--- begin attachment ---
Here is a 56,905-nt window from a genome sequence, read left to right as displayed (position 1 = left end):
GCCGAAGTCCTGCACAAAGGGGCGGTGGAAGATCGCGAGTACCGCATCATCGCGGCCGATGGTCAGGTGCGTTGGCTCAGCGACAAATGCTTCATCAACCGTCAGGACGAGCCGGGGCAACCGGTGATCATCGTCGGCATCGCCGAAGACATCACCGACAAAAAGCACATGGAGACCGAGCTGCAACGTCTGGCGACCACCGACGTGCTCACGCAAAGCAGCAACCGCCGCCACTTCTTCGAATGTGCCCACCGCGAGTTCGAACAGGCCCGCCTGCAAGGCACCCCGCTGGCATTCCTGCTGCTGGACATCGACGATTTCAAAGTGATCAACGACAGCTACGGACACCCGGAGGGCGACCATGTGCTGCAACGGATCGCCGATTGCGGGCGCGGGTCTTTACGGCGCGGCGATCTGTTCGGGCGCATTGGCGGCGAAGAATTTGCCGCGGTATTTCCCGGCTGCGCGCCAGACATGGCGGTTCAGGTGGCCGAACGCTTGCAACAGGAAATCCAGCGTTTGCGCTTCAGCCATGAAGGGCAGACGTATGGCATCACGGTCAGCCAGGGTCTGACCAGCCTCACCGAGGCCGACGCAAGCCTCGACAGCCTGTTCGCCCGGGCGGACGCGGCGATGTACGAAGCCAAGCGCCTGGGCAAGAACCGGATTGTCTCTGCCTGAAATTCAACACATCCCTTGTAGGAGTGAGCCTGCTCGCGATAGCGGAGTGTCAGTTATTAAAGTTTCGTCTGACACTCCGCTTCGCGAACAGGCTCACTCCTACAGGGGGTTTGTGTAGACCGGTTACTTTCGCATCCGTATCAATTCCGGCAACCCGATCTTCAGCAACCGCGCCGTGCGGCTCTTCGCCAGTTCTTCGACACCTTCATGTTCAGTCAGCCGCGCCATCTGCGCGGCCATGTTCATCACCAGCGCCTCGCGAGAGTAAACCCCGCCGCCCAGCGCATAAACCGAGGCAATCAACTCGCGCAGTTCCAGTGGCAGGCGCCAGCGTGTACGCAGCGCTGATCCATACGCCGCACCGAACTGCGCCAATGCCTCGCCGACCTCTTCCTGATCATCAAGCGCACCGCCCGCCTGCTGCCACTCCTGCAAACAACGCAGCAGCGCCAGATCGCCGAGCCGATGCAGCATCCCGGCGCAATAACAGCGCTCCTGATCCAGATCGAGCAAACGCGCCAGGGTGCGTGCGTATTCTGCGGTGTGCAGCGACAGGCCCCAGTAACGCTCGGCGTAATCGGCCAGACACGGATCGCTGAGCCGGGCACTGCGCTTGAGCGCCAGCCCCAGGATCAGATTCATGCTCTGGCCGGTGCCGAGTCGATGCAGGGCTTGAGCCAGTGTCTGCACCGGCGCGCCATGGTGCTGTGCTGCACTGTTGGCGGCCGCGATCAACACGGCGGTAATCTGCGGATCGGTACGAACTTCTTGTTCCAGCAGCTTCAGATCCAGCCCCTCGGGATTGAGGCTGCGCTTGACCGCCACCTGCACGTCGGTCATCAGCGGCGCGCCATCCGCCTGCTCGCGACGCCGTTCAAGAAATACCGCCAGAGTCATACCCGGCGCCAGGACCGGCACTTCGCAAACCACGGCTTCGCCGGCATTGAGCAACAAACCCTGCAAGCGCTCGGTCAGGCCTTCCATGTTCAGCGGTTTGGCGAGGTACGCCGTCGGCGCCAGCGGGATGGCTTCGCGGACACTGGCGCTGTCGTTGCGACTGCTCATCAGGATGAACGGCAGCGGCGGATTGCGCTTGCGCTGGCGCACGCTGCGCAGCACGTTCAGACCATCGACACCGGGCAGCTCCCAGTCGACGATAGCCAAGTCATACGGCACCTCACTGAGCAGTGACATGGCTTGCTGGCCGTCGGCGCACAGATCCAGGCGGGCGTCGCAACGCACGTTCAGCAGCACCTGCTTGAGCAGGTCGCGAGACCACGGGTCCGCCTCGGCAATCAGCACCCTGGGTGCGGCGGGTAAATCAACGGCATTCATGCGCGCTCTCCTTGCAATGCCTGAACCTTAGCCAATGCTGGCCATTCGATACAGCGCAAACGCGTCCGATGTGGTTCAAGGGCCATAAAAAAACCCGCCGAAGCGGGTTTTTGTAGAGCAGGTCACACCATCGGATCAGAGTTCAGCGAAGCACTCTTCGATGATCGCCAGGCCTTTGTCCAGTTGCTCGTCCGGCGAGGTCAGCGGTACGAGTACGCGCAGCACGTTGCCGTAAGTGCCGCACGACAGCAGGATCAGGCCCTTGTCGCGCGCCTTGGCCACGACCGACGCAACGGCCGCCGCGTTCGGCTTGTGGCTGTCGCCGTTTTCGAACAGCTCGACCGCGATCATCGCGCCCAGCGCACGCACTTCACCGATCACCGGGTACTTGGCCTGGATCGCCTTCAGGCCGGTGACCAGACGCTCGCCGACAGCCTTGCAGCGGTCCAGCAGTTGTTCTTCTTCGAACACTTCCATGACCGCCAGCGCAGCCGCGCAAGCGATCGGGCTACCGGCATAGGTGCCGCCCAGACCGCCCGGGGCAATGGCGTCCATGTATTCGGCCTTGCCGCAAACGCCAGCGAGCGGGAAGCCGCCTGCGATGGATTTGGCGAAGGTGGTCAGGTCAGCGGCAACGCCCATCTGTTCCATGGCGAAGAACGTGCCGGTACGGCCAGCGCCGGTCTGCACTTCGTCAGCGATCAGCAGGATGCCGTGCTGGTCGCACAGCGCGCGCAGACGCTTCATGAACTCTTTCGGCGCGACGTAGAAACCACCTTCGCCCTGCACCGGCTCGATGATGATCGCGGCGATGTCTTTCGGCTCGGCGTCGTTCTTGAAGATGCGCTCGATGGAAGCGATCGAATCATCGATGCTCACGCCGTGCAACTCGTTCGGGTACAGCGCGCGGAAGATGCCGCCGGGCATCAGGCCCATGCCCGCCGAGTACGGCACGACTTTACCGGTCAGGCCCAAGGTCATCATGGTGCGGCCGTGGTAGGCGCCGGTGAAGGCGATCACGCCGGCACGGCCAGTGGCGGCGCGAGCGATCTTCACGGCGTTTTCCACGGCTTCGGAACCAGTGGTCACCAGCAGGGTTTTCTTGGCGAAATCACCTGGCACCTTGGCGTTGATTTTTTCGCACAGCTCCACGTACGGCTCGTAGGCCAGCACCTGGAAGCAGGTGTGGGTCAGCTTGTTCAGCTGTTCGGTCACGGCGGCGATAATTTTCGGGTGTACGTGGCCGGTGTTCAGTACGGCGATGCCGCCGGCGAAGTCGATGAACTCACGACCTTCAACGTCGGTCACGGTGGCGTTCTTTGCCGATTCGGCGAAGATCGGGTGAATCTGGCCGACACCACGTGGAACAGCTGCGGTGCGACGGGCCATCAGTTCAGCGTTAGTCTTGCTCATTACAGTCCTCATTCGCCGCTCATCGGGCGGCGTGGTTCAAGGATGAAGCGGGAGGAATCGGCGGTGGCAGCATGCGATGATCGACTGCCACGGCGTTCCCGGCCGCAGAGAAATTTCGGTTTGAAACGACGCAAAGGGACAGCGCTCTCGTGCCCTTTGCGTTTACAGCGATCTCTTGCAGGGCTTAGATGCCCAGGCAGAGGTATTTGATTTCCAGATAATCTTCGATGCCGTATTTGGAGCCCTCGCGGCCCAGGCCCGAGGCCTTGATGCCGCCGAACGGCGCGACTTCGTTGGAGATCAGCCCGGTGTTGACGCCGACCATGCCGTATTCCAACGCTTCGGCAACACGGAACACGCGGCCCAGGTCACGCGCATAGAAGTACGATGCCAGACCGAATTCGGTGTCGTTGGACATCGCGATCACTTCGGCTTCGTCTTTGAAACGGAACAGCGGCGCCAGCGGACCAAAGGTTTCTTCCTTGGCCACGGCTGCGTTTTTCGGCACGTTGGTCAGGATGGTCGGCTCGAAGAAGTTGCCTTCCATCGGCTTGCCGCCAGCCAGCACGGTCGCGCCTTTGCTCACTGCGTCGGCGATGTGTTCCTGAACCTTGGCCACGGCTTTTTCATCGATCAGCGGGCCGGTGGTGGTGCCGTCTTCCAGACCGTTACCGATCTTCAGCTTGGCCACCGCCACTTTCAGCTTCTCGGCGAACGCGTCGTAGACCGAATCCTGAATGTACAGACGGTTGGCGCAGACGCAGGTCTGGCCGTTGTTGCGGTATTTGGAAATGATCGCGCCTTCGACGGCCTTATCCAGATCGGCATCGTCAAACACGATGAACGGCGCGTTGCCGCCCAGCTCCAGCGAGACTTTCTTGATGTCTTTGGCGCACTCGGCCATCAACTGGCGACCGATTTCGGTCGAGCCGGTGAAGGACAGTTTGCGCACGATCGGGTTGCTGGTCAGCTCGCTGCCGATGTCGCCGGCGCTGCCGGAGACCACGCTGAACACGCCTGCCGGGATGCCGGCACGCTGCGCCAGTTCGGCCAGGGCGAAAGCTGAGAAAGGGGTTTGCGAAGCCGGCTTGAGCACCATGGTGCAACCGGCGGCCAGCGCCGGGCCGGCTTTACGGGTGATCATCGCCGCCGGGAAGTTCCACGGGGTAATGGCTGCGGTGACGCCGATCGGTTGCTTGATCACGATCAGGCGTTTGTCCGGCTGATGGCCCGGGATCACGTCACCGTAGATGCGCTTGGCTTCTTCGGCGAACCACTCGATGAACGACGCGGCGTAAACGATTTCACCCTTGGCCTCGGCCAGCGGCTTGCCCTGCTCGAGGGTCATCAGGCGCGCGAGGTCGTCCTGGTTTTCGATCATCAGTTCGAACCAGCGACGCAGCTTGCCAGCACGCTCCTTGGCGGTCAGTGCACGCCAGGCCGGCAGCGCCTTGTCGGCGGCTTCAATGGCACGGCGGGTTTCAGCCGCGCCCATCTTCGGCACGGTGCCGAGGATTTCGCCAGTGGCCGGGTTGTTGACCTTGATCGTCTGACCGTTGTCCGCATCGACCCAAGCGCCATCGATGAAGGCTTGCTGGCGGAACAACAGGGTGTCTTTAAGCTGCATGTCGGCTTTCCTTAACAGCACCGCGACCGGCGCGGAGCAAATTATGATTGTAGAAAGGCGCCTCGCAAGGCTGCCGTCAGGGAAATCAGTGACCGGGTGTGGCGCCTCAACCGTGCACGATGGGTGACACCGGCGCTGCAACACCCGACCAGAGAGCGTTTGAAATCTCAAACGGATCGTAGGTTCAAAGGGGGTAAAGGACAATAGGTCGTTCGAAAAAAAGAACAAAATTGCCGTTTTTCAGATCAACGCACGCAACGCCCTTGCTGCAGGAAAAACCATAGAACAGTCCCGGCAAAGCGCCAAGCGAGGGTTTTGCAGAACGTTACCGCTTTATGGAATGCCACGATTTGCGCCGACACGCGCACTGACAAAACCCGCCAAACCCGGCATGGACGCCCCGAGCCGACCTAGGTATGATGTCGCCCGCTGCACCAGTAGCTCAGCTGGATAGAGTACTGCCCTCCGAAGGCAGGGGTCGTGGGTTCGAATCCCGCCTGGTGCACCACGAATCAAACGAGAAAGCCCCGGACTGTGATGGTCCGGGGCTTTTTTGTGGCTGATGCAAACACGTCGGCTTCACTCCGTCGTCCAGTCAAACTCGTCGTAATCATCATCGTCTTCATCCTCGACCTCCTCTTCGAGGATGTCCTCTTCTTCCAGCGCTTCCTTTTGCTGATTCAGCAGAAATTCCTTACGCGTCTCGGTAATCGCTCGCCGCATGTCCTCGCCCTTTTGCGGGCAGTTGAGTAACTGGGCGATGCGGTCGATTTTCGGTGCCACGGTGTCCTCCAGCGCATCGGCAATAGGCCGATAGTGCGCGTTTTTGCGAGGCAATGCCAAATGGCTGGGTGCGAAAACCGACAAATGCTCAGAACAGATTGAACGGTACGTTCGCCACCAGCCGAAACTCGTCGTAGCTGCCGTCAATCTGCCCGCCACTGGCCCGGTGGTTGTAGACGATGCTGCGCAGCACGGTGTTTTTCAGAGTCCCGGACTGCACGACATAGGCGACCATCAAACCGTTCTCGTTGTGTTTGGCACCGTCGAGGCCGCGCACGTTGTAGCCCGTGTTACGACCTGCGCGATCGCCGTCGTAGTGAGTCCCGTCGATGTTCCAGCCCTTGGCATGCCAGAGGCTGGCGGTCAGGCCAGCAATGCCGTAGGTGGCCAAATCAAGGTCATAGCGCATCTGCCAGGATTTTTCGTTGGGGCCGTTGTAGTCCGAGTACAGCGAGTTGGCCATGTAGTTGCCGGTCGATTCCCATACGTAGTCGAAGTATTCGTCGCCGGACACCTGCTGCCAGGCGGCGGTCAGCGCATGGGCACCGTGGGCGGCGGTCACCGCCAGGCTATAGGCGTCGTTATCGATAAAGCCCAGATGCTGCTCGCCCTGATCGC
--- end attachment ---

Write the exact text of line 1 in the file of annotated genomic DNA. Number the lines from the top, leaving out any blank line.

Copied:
Here is a 56,905-nt window from a genome sequence, read left to right as displayed (position 1 = left end):